Comparing the undesignated money in the Pennsylvania Appalachian Development Highway System fund with unfinished corridors statewide makes clear that completing the southern link of Route 219 is the best use of that money, suggest supporters of the four-lane, limited access north-south highway.
“Of all the Appalachian miles in Pennsylvania that need completed, no section is as far along as Route 219,” said Ed Silvetti, executive director of the regional Southern Alleghenies Planning and Development Commission.
Silvetti is also a member of Continential 1, the bi-national advocacy group pushing for a continuous interstate from Toronto to Miami, a 1,500-mile corridor, supporters say, that would be an economic generator in two countries, eight states and for millions of people.
According to the math offered by Silvetti and Dave Moe, coordinator of the North/South Appalachian Highway Corridor, based in Cumberland, Md., Pennsylvania has more than $500 million in its ADHS fund. Of that total, $305 million is promised for completion of the 12-mile stretch of Route 219 from Somerset to Meyersdale.
The remaining $200-plus million likely would pay for much of the estimated $250 million in design and construction costs of the final leg of Route 219 in Pennsylvania, a 3- to 4-mile stretch from Meyersdale to the Maryland line and Route 68.
It is the only project in the eight ADHS corridors in Pennsylvania that could be significantly completed using the special pot of money.
“I agree with Ed,” Moe said Friday.
The possibility of having ADHS money pay for much of the last few miles of 219 in Pennsylvania may be even greater in light of today’s economy, Moe said.
“I don’t think any projects are going to come in at their previous estimates,” he said, referencing an out-of-state bridge replacement estimated at $43 million received a low bid of $24 million.
With everyone scrambling for transportation dollars, that special pot of money set aside for specified highways in the 13 states along the Appalachian Mountains is getting a lot of attention, especially with the last federal transportation bill eliminating the requirement that ADHS money be used for predesignated corridors.
In Pennsylvania, the eight highway corridors that qualify for the ADHS money were designated by congressional action more than 40 years ago, and the list could not be altered without congressional action.
The long-standing rule was that the states came up with 20 percent of a project cost and ADHS money made up 80 percent.
When, in 2005, federal legislation outlawed the use of toll credits – reflecting dollars spent on state highway projects with no federal reimbursement – Pennsylvania and Route 219 hit a brick wall because the 20 percent needed to do the Somerset-to-Meyersdale section was not available.
Through efforts of U.S. Rep. Bill Shuster, R-Hollidaysburg, and others, the current federal surface transportation bill was changed to allow 100 percent ADHS money to be used on designated highways, including Route 219.
PennDOT is eagerly awaiting final approval at the federal and state levels on permit applications, mostly involving water issues, before letting bids on the 12-mile section.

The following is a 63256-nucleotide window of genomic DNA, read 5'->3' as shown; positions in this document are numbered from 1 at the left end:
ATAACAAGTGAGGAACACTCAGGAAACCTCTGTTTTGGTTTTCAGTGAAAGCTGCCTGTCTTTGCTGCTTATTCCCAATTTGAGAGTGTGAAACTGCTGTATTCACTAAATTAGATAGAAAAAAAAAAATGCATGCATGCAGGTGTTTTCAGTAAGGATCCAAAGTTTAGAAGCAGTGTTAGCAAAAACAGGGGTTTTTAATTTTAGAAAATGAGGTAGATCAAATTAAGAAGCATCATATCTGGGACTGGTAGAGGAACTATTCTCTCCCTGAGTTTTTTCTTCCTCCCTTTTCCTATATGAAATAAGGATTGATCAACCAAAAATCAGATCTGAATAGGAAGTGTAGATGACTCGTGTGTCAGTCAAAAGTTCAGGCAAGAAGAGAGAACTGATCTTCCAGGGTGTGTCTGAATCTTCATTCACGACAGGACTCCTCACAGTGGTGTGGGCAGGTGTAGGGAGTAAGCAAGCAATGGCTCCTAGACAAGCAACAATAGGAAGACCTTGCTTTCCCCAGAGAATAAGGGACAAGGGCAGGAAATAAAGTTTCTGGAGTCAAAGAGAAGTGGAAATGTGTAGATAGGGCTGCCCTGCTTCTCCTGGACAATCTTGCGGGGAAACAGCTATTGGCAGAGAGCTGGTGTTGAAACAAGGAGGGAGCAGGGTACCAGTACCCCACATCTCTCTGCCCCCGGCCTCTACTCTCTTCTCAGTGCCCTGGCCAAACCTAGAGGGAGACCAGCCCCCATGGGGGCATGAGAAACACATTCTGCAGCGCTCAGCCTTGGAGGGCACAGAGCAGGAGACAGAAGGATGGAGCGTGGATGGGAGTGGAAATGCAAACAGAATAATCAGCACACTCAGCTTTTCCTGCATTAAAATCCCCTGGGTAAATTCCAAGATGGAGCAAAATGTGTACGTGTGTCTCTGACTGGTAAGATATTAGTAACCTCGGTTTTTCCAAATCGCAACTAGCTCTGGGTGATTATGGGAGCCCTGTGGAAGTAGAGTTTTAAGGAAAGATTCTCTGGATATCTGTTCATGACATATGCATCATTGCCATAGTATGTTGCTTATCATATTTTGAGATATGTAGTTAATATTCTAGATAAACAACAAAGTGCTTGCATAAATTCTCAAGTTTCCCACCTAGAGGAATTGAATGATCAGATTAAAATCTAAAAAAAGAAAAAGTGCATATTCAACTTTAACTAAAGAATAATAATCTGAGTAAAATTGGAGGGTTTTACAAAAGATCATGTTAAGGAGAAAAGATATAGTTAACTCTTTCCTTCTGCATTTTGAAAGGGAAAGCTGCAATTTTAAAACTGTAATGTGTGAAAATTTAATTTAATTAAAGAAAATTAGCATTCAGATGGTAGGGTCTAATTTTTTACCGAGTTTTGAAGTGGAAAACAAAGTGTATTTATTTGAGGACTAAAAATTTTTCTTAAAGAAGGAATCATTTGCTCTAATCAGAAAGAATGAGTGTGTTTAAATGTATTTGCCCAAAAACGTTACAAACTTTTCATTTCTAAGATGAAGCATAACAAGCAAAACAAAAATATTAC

State officials say they want to get construction underway on the funded portion of the highway before turning their attention to the unfunded final leg.
Shuster, in a telephone interview with The Tribune-Democrat late last week, said he is planning for a summer bid letting on the project and for earth to be moved before winter.
The five-term congressman reaffirmed his support for 219, which he said has not wavered since he came into office more than a decade ago.
“I’ve been working on this issue for the past 10 years,” he said.
But also fighting hard for any ADHS money are legislators and supporters of Route 15, an eligible corridor in northern Pennsylvania near the New York border, Shuster said.
Through Shuster’s time in office, a lot has changed. He has been a member of the House Committee on Transportation and Infrastructure for years, but often joked that he held the seat near the door.
That’s not the case anymore.
In December, his position at the table changed when he captured the chairman’s seat of the powerful transportation committee, a post held for many years by his father, Bud Shuster.
“I’m going to be the person that’s writing the next highway bill,” he said when speaking of his support of Route 219.
That process will begin later this year and be carried out in earnest in 2014, he said.
Completion of the lower end of Route 219 is a game-changer for southern Cambria County and Johnstown along with Somerset and the northern end of Maryland in the area of Interstate 68, Shuster said.
It matters so much, Shuster said, that Maryland Gov. Martin O’Malley in late March offered Gov. Tom Corbett Maryland transportation money to pay for a feasibility study on Pennsylvania’s end of 219.
Maryland is ready to proceed on the final 3 or 4 miles from I-68 to the Pennsylvania line, but needs to know where Route 219 will be coming out at the border, said Brenda Smith, executive director of the Greater Cumberland Committee.
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